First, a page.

The Jalopy Theatre and School of Music is creating an inclusive and comfortable community of folk music lovers.
Jumping on (and contributing to) a revival of old-style music genres across the country, Jalopy balances a unique blend of traditional musical undertones with modern, urban awareness.
Jalopy acts both as a community center for teaching traditional music and offered itself as a place where melody makers could simply jam with like-minded musicians.
The purpose of the school, according to owners Lynette and Jeff Wiley, was to create a “school for adults who didn’t have elders to learn from.” Newbies to folk are encouraged to revitalize the country in their soul with music lessons in guitar, fiddle, mandolin, banjo and ukelele. Jalopy became a hub of New York folk music when it incorporated an instrument repair shop, cafe and music and art shows under its rural roof. A recording label is also in the works.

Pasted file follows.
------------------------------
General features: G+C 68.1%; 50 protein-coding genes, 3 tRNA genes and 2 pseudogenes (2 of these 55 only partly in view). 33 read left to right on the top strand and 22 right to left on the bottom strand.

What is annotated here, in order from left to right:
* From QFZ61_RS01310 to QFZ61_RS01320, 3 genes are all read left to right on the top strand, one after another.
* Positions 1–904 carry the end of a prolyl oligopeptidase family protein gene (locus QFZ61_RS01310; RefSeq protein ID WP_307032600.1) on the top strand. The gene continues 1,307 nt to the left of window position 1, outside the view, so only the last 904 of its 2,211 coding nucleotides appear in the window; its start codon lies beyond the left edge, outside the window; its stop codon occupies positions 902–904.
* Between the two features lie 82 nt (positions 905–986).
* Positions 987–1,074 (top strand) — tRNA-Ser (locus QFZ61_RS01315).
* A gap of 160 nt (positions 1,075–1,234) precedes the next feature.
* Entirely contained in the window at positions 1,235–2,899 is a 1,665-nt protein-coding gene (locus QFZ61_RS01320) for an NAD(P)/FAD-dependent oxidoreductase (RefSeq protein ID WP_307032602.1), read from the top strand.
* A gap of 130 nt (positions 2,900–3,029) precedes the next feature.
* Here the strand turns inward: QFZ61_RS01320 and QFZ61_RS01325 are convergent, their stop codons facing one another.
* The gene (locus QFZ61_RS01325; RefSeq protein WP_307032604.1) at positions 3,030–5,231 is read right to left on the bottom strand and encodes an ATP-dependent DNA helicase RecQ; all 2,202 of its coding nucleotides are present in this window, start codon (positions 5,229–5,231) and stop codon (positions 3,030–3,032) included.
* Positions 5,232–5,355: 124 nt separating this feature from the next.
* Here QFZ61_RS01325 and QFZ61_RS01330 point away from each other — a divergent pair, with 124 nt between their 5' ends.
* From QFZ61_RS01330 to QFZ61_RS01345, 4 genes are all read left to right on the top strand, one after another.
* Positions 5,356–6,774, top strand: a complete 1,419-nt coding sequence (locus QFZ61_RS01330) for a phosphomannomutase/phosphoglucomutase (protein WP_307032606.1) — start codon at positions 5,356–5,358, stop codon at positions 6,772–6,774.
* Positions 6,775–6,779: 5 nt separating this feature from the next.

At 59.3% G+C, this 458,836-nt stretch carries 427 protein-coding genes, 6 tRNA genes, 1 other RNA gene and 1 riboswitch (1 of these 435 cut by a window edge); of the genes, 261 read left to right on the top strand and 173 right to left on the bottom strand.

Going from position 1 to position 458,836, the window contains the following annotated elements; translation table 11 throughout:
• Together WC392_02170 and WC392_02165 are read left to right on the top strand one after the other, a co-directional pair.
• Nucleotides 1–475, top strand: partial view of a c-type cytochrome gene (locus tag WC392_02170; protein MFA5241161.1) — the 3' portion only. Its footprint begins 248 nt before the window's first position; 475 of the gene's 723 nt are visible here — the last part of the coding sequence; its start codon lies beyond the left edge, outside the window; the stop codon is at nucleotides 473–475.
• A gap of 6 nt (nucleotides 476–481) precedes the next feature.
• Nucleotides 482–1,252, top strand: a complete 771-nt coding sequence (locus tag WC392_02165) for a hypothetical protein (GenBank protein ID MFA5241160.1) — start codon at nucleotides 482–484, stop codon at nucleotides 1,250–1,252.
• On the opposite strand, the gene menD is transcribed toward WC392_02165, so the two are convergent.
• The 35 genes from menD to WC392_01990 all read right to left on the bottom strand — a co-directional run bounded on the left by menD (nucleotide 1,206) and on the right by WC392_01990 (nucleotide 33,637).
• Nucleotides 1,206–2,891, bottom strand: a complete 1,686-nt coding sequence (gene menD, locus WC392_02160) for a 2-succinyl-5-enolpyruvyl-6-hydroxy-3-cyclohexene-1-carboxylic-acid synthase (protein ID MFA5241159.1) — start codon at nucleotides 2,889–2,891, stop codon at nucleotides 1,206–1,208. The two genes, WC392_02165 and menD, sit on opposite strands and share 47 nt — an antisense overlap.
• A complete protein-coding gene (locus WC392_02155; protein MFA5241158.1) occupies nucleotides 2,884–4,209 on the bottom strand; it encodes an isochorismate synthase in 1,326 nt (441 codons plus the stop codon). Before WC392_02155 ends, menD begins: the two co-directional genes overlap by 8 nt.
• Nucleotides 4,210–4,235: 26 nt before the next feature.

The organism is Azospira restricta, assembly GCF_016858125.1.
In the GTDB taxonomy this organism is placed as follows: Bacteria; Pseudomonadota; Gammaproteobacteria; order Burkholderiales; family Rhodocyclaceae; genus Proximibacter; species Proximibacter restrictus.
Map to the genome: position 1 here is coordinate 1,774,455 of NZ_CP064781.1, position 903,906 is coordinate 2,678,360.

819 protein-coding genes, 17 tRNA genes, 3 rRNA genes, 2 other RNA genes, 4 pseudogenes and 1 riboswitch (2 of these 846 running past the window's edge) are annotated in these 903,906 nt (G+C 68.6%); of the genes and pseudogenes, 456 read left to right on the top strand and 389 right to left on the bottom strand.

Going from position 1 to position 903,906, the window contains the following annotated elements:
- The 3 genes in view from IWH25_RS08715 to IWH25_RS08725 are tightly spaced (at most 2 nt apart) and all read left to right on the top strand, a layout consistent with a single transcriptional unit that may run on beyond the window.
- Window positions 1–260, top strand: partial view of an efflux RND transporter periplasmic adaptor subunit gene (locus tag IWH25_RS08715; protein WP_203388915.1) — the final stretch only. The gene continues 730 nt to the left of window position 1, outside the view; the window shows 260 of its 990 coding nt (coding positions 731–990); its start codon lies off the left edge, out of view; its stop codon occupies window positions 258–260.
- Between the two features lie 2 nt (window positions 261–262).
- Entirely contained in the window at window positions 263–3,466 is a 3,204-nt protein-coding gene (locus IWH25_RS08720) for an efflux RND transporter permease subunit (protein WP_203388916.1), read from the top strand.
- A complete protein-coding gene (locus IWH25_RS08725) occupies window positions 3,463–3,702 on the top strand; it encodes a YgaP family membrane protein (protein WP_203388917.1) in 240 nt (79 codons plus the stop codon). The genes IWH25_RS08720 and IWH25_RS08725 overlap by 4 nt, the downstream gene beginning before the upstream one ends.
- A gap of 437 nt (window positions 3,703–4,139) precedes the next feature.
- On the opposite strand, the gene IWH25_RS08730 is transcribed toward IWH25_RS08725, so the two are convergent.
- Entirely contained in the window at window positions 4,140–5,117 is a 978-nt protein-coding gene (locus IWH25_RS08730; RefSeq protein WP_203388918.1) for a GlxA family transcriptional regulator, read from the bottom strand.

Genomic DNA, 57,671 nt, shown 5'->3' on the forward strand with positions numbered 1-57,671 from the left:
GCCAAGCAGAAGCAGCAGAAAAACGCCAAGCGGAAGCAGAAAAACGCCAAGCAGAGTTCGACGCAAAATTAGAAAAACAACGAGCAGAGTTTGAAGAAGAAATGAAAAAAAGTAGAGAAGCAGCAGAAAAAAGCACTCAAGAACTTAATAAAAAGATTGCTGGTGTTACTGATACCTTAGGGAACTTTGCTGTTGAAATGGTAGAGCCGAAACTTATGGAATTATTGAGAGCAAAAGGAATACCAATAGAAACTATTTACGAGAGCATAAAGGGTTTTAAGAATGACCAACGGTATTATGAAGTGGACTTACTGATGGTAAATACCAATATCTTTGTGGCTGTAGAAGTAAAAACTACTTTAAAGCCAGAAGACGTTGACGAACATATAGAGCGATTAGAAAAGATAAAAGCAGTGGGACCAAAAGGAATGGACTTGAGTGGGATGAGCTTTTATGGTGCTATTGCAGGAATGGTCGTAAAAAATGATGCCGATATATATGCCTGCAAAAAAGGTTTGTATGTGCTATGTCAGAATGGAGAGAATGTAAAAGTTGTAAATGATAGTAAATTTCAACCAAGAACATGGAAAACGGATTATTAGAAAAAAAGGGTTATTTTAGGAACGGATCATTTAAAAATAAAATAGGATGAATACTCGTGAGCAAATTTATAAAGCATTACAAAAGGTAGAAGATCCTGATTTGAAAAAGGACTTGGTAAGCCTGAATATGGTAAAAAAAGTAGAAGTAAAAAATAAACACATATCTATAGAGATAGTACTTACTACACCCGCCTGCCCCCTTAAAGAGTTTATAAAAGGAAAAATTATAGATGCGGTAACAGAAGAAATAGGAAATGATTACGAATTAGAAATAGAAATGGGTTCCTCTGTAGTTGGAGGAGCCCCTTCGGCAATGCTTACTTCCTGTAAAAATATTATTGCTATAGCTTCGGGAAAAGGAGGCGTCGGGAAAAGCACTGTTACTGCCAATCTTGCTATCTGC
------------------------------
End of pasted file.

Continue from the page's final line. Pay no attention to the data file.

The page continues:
The performing artists and clientele of Jalopy are a surprisingly young crowd for their older, rustic sounds. Harking back to a simpler time in music composition, young New York musicians are combining their metropolitan backgrounds with old-time country chords. Homegrown New York bands are contributing to the larger musical narrative with Big Apple allusions and other urban experiences.
The Jalopy Theatre also organizes the annual three-day Brooklyn Folk Festival. The festival has been around for five years and features a large range of live music, instrument workshops, and a traditional community square dance.
Continuing a tradition of folk music in New York that is commonly associated with names such as Bob Dylan, Joan Baez and Pete Seeger, this musical theatre and school fosters passion for classic country music by old-time enthusiasts and young, emerging newcomers.